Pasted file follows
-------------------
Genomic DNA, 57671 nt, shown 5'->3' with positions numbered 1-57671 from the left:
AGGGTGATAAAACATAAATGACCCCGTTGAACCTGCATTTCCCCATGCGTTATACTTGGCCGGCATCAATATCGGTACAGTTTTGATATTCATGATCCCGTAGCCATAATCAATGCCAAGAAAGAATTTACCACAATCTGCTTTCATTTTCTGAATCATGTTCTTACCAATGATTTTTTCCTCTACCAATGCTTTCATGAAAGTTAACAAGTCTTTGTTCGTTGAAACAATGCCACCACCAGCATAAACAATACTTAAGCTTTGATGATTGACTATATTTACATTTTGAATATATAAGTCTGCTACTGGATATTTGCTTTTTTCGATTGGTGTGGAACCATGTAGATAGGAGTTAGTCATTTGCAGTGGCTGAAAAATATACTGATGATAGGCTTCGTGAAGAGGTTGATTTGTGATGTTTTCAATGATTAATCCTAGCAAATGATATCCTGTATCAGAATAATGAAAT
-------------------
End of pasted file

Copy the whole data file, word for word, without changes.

Genomic DNA, 57671 nt, shown 5'->3' with positions numbered 1-57671 from the left:
AGGGTGATAAAACATAAATGACCCCGTTGAACCTGCATTTCCCCATGCGTTATACTTGGCCGGCATCAATATCGGTACAGTTTTGATATTCATGATCCCGTAGCCATAATCAATGCCAAGAAAGAATTTACCACAATCTGCTTTCATTTTCTGAATCATGTTCTTACCAATGATTTTTTCCTCTACCAATGCTTTCATGAAAGTTAACAAGTCTTTGTTCGTTGAAACAATGCCACCACCAGCATAAACAATACTTAAGCTTTGATGATTGACTATATTTACATTTTGAATATATAAGTCTGCTACTGGATATTTGCTTTTTTCGATTGGTGTGGAACCATGTAGATAGGAGTTAGTCATTTGCAGTGGCTGAAAAATATACTGATGATAGGCTTCGTGAAGAGGTTGATTTGTGATGTTTTCAATGATTAATCCTAGCAAATGATATCCTGTATCAGAATAATGAAAT